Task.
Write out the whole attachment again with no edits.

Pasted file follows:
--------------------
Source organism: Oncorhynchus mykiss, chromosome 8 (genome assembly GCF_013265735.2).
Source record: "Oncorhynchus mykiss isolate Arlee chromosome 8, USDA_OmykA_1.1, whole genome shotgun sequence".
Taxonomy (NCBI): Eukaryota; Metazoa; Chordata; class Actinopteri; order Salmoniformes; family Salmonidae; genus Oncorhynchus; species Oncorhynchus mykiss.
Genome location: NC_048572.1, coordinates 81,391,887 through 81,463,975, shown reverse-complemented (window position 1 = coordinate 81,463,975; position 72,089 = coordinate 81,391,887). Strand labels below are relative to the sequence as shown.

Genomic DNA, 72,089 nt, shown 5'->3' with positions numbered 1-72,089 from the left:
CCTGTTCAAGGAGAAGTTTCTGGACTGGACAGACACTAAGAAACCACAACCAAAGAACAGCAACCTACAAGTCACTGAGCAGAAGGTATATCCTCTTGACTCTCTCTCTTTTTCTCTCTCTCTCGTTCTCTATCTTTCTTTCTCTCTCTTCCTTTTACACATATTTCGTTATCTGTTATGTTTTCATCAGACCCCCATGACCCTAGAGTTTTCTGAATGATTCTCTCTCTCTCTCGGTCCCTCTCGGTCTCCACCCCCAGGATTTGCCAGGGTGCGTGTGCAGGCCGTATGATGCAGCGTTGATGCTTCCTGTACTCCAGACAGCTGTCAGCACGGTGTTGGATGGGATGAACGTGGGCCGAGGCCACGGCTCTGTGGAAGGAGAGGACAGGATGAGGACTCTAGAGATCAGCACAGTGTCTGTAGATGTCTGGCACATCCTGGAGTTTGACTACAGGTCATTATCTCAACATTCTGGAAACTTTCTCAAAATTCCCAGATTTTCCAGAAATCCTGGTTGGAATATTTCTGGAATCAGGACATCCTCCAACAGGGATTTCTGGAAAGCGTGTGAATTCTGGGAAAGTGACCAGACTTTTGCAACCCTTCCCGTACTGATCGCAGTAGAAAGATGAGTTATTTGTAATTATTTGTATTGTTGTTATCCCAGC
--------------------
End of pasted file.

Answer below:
Source organism: Oncorhynchus mykiss, chromosome 8 (genome assembly GCF_013265735.2).
Source record: "Oncorhynchus mykiss isolate Arlee chromosome 8, USDA_OmykA_1.1, whole genome shotgun sequence".
Taxonomy (NCBI): Eukaryota; Metazoa; Chordata; class Actinopteri; order Salmoniformes; family Salmonidae; genus Oncorhynchus; species Oncorhynchus mykiss.
Genome location: NC_048572.1, coordinates 81,391,887 through 81,463,975, shown reverse-complemented (window position 1 = coordinate 81,463,975; position 72,089 = coordinate 81,391,887). Strand labels below are relative to the sequence as shown.

Genomic DNA, 72,089 nt, shown 5'->3' with positions numbered 1-72,089 from the left:
CCTGTTCAAGGAGAAGTTTCTGGACTGGACAGACACTAAGAAACCACAACCAAAGAACAGCAACCTACAAGTCACTGAGCAGAAGGTATATCCTCTTGACTCTCTCTCTTTTTCTCTCTCTCTCGTTCTCTATCTTTCTTTCTCTCTCTTCCTTTTACACATATTTCGTTATCTGTTATGTTTTCATCAGACCCCCATGACCCTAGAGTTTTCTGAATGATTCTCTCTCTCTCTCGGTCCCTCTCGGTCTCCACCCCCAGGATTTGCCAGGGTGCGTGTGCAGGCCGTATGATGCAGCGTTGATGCTTCCTGTACTCCAGACAGCTGTCAGCACGGTGTTGGATGGGATGAACGTGGGCCGAGGCCACGGCTCTGTGGAAGGAGAGGACAGGATGAGGACTCTAGAGATCAGCACAGTGTCTGTAGATGTCTGGCACATCCTGGAGTTTGACTACAGGTCATTATCTCAACATTCTGGAAACTTTCTCAAAATTCCCAGATTTTCCAGAAATCCTGGTTGGAATATTTCTGGAATCAGGACATCCTCCAACAGGGATTTCTGGAAAGCGTGTGAATTCTGGGAAAGTGACCAGACTTTTGCAACCCTTCCCGTACTGATCGCAGTAGAAAGATGAGTTATTTGTAATTATTTGTATTGTTGTTATCCCAGC